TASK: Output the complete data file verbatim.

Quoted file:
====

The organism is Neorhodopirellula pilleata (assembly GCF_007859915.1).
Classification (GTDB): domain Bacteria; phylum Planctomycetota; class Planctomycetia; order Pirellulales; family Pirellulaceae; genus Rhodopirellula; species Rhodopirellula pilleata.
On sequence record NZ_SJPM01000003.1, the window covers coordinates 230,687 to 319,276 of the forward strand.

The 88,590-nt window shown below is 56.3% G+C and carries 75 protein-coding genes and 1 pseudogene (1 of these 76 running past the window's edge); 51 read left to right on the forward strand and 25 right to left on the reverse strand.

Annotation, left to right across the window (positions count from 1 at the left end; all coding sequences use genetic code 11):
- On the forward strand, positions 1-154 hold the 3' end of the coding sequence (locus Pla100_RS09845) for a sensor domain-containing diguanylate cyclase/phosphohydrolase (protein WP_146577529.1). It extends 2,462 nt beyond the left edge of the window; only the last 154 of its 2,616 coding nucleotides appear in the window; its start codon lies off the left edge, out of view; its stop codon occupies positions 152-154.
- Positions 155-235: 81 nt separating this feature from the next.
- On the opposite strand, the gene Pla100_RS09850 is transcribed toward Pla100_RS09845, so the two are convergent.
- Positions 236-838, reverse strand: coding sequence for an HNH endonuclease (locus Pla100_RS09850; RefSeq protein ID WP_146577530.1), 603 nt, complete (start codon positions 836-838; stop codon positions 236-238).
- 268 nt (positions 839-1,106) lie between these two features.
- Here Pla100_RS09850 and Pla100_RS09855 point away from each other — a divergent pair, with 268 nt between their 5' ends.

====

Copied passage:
The organism is Neorhodopirellula pilleata (assembly GCF_007859915.1).
Classification (GTDB): domain Bacteria; phylum Planctomycetota; class Planctomycetia; order Pirellulales; family Pirellulaceae; genus Rhodopirellula; species Rhodopirellula pilleata.
On sequence record NZ_SJPM01000003.1, the window covers coordinates 230,687 to 319,276 of the forward strand.

The 88,590-nt window shown below is 56.3% G+C and carries 75 protein-coding genes and 1 pseudogene (1 of these 76 running past the window's edge); 51 read left to right on the forward strand and 25 right to left on the reverse strand.

Annotation, left to right across the window (positions count from 1 at the left end; all coding sequences use genetic code 11):
- On the forward strand, positions 1-154 hold the 3' end of the coding sequence (locus Pla100_RS09845) for a sensor domain-containing diguanylate cyclase/phosphohydrolase (protein WP_146577529.1). It extends 2,462 nt beyond the left edge of the window; only the last 154 of its 2,616 coding nucleotides appear in the window; its start codon lies off the left edge, out of view; its stop codon occupies positions 152-154.
- Positions 155-235: 81 nt separating this feature from the next.
- On the opposite strand, the gene Pla100_RS09850 is transcribed toward Pla100_RS09845, so the two are convergent.
- Positions 236-838, reverse strand: coding sequence for an HNH endonuclease (locus Pla100_RS09850; RefSeq protein ID WP_146577530.1), 603 nt, complete (start codon positions 836-838; stop codon positions 236-238).
- 268 nt (positions 839-1,106) lie between these two features.
- Here Pla100_RS09850 and Pla100_RS09855 point away from each other — a divergent pair, with 268 nt between their 5' ends.